Some charter schools compete with local schools for students. Some complement local schools by providing niche services or specialized programs for students under-served in traditional schools.
Charter schools produce some change in enrollment in local schools. How the financial and personnel ramifications of such changes are handled at the local level can cause upset. Some charter schools bring grant money and private donations into their school divisions.
In terms of advancing educational transformation, charter schools, depending on which state they are in, can more easily experiment with reform measures such as multi-age classrooms, project-based learning, and student-diected learning.
I’ve posted and commented frequently about my school, its work, and its contributions to my growth as a teacher and person. To summarize: we work to help make visible the kids who typically become invisible in traditional public schools. We work to make their learning visible apart from their test scores.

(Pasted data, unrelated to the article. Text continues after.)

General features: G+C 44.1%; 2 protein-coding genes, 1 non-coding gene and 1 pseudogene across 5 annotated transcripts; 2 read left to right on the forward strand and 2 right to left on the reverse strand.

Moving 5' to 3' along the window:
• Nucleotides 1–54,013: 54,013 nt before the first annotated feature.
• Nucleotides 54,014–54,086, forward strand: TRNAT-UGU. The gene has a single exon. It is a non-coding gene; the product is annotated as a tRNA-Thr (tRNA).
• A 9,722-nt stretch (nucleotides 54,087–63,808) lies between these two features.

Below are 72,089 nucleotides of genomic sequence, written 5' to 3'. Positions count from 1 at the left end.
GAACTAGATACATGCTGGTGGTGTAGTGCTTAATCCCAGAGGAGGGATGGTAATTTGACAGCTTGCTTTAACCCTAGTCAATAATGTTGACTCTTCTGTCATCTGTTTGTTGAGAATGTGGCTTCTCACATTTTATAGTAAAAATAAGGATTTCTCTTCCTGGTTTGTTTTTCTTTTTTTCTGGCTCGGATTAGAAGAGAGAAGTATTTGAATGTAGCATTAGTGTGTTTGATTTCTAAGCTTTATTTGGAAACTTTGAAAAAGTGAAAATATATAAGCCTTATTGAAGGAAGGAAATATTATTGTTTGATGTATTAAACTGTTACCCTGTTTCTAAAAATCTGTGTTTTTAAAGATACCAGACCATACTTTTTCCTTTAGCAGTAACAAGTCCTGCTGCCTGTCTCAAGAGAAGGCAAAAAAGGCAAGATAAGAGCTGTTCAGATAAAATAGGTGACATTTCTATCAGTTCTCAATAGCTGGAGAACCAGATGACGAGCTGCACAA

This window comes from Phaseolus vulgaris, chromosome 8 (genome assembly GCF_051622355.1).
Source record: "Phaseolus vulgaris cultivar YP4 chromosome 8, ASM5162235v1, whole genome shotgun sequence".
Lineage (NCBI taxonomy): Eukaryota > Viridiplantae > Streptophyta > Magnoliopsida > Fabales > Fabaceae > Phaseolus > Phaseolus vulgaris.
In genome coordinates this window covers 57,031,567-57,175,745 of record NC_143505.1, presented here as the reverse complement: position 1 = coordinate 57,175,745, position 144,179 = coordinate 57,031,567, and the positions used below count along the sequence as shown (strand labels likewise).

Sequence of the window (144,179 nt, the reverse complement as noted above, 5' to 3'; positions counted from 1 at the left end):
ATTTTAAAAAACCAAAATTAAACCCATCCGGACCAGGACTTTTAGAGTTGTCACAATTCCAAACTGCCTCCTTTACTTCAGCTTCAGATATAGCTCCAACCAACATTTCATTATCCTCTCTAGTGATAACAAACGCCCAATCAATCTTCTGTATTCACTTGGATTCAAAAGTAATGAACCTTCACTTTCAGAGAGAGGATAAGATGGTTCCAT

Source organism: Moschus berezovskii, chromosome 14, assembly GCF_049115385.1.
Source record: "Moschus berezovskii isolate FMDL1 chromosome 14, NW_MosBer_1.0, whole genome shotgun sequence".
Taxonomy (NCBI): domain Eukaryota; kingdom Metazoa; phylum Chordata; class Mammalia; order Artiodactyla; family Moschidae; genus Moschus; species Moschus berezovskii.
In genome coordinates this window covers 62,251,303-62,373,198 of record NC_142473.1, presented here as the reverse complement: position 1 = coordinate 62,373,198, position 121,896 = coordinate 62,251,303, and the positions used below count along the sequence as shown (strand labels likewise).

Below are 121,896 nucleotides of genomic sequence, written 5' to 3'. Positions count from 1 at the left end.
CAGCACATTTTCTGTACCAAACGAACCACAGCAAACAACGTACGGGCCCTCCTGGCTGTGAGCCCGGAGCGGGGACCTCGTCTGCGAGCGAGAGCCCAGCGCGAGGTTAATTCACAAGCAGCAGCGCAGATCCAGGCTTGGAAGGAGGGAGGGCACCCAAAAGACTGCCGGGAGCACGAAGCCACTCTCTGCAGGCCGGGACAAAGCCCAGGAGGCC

Other charter schools focus on test scores.
Some charter schools are closed because they don’t meet the same expectations traditional public schools – passing and failing – are asked to meet. Some meet those expectations and stay open. Others find alternative accountability measures and work to meet them.
I’m happy to work through any specific questions via the comments below or on Edutopia’s Charter Schools Group.
Sunday, on Meet the Press, Randi Weingarten spoke frequently about supporting teachers in their work.
I work at a school that takes advantage of my skill set and vision in the classroom. It’s a small charter school. I don’t need to be a department chair or on the technology committee to make a daily difference in what happens in my classroom or school. I’ve stood alone, the past two years, at the end of school with our testing data in reading and history in my hands, and that’s a trade-off I remain willing to make for the freedom to teach and assess in ways that reach our students.